$367,000 will be invested into 15 NWT community-based projects through the federal New Horizons for Seniors program .
Projects range from a senior-led initiative to “rebuild a sense of community” at a Fort Smith Anglican church after the Covid-19 pandemic to a subsidized curling program in Yellowknife.
Other programs include:
- an Elders’ council run by the Knowledge Keepers of Tulita;
- cultural activities such as berry picking and spending time on the land through the Tuktoyaktuk Community Elders program;
- a seniors’ social activity program operating in Enterprise, Kakisa, Hay River, and the Kátł’odeeche and West Point First Nations; and
- the creation of an outdoor cooking area at the Woodland Manor long-term care facility in Hay River.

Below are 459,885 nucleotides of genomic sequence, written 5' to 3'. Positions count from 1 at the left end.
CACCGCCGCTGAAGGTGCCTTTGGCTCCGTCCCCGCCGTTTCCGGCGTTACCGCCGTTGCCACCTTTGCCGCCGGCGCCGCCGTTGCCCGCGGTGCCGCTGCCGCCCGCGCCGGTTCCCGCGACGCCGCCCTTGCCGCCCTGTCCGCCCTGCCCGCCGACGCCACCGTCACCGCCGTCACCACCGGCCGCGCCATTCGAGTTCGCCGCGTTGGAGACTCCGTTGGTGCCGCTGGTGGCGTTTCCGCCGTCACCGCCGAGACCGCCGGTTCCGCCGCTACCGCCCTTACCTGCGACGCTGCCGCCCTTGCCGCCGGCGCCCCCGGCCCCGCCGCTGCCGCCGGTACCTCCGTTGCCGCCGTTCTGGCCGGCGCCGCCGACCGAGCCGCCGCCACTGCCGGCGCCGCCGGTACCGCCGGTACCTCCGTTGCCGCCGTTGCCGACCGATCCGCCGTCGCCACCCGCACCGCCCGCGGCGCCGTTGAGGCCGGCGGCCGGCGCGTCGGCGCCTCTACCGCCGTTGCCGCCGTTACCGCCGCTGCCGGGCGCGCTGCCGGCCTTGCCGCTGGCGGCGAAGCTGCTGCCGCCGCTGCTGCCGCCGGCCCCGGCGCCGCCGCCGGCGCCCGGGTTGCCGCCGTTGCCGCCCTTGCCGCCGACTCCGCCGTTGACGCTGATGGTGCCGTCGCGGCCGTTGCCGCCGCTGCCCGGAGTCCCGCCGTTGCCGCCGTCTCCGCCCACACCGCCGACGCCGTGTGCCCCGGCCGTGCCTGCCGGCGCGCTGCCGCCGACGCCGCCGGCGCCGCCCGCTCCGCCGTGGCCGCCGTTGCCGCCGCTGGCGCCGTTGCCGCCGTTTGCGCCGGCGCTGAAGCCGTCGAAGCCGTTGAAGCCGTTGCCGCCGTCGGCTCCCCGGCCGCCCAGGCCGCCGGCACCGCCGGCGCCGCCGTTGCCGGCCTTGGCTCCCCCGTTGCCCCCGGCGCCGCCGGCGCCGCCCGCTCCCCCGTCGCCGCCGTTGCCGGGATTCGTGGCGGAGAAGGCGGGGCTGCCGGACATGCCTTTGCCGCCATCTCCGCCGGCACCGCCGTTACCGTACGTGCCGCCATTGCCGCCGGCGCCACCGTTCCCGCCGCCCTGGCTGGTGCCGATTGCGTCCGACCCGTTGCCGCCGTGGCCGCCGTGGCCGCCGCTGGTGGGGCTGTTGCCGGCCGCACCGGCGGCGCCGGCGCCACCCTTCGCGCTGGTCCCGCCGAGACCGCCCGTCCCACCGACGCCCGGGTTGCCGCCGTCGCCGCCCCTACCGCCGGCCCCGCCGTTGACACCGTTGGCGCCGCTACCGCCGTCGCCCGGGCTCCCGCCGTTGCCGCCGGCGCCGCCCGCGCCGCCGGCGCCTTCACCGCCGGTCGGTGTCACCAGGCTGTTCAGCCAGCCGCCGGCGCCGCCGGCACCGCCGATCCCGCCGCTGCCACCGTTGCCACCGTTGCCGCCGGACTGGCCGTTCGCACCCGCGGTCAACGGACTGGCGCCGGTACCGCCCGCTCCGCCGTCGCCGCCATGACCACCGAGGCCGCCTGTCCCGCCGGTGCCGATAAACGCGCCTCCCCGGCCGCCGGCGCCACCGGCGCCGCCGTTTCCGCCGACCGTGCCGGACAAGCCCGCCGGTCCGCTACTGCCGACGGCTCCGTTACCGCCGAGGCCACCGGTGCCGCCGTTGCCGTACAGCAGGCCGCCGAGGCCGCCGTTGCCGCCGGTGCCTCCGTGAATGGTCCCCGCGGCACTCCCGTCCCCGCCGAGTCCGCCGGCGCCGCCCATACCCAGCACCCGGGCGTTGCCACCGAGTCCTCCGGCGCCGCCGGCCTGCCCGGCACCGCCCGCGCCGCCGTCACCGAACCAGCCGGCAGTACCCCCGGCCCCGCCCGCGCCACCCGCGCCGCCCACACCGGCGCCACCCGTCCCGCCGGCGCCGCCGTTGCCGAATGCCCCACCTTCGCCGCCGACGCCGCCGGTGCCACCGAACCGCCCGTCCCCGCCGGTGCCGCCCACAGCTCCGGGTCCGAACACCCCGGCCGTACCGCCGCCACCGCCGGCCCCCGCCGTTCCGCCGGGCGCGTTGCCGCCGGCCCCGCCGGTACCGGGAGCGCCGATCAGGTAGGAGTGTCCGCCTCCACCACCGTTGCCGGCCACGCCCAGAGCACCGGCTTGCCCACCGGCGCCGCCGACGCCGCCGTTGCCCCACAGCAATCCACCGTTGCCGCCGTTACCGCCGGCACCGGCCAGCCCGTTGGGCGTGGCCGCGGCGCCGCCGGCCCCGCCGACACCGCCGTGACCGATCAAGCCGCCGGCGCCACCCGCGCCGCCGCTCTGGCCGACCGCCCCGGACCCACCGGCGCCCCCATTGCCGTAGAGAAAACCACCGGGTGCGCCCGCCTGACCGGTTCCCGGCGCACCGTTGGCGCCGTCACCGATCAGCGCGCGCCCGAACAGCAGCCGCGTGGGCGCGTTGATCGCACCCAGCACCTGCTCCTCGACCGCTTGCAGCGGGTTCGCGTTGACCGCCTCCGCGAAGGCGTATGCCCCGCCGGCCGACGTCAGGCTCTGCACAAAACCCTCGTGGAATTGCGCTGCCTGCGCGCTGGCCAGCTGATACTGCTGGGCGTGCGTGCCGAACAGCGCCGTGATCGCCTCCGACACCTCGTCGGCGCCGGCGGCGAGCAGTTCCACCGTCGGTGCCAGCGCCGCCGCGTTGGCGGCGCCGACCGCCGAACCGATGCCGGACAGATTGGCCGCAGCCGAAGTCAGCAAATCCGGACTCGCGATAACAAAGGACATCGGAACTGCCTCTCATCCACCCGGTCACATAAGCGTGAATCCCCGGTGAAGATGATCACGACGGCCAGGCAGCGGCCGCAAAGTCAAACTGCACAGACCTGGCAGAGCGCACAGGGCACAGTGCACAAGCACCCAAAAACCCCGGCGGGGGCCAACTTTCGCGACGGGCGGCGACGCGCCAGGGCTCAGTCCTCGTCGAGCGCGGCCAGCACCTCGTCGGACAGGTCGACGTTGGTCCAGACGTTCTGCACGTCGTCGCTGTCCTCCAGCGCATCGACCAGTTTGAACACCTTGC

Collège Nordique will receive $25,000 to continue Tłı̨chǫ classes. In a news release, Rosie Benning – language school manager at Collège Nordique – expressed hope that participants would sign up for her organization’s language and cultural exchange program “and continue to put reconciliation into action.”
“The cross-cultural experiences between Indigenous Elders and people across the NWT have been so meaningful for the communities,” Benning said in a statement. “As Elders and seniors share their knowledge of their culture and language, we are taking important steps toward language revitalization.”
The federal government says projects it funds are meant to improve seniors’ quality of life by encouraging them to stay active and engaged in their communities. Projects fall under four national priorities: supporting healthy ageing, preventing senior abuse, celebrating diversity and promoting inclusion, and helping seniors to age in place.
“Our seniors can share knowledge, skills and experience on an intergenerational level, and have an active social life that has been missing during the pandemic,” said Angela Broadhead, a representative of the Hay River Health and Social Services Authority, which will develop the Woodland Manor outdoor cooking area with the help of $25,000.